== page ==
A publication of the Archaeological Institute of America
When they were first depicted in the Middle Kingdom (ca. 2030–1640 B.C.), demons were often shown gripping fearsome knives to ward off malevolent forces. They not only held these weapons with their hands or forepaws, but, also, in rare instances, with one foot. Egyptologist Kasia Szpakowska has found that by the New Kingdom (ca. 1550–1070 B.C.), a few demons seem to have acquired a new means of wielding these weapons. Szpakowska has identified at least 30 depictions of demons brandishing knives with both of their feet or hindpaws. None of the artifacts identify the demons’ names or explain what, exactly, they are doing. But, by studying the placement of the figures, Szpakowska concluded that at least half seem to be engaged in some kind of dance. She believes the dance may be similar to the haka performed by the Maori of New Zealand. The haka, sometimes presented as an intimidating war dance, involves simple steps—stomp to the side, face forward, and then stomp to the other side. The New Kingdom demons may have been engaging in similar moves. Perhaps, thinks Szpakowska, the Egyptians were trying to show these demons as warrior dancers ready to protect their charges with knives bristling from every available limb.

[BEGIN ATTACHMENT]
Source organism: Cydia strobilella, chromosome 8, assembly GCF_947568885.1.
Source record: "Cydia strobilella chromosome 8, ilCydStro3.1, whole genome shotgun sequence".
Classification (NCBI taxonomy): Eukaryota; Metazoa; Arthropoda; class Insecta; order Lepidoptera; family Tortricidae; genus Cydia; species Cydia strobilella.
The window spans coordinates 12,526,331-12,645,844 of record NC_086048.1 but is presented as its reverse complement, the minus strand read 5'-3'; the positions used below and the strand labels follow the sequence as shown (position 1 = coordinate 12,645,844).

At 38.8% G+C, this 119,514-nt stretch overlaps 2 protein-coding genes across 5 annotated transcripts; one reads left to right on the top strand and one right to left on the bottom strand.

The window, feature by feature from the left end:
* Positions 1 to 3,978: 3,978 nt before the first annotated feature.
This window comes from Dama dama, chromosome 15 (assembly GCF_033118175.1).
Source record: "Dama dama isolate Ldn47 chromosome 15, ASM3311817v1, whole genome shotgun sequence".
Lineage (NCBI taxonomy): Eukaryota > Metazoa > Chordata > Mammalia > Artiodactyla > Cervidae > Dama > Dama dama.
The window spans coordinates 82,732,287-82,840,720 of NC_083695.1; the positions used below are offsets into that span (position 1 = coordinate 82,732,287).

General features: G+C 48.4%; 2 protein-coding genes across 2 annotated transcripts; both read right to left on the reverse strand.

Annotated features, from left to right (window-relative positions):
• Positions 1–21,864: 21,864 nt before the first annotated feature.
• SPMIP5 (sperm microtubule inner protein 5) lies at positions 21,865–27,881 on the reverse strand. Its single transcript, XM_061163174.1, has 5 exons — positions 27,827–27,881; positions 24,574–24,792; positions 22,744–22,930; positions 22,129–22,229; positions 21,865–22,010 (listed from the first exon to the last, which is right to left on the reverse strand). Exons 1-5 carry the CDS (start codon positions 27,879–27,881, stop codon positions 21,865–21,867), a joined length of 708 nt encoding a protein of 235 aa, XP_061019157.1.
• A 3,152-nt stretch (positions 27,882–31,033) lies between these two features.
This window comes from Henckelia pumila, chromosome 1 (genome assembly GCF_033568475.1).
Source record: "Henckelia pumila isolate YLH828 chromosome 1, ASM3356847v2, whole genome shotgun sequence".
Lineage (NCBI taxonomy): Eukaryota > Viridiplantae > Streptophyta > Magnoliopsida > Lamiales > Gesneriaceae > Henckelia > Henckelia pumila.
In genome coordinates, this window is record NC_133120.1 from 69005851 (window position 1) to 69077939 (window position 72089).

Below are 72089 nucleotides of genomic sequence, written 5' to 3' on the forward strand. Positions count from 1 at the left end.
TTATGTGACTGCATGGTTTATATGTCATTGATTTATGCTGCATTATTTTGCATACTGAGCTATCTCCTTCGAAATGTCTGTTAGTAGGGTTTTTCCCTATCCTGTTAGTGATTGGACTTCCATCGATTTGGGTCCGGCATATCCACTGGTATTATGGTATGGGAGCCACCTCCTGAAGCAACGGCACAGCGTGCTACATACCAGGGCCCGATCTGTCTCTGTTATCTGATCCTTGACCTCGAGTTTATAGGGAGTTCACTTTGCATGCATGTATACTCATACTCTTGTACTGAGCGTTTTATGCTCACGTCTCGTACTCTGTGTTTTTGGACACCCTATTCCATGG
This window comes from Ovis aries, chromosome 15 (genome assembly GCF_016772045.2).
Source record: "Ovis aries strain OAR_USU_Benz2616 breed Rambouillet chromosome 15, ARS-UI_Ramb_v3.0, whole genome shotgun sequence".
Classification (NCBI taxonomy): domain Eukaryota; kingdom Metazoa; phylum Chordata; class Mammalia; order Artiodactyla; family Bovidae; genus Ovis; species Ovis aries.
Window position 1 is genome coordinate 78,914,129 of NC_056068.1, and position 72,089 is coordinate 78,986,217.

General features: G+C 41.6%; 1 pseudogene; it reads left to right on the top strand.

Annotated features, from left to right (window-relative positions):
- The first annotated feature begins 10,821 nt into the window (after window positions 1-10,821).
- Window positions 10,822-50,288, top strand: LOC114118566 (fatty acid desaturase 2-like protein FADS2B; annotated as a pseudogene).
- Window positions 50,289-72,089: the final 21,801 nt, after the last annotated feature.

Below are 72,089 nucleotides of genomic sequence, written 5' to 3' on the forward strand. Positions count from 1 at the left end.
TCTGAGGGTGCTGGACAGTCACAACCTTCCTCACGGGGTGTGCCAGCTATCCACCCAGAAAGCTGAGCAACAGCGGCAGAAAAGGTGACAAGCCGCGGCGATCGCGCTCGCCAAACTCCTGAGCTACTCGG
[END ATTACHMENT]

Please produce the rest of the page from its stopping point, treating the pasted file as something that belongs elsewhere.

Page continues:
A Revolutionary War shipwreck, early Buddhism in Pakistan, ancient ear surgery, and following a conquistador to Kansas
A curse for every occasion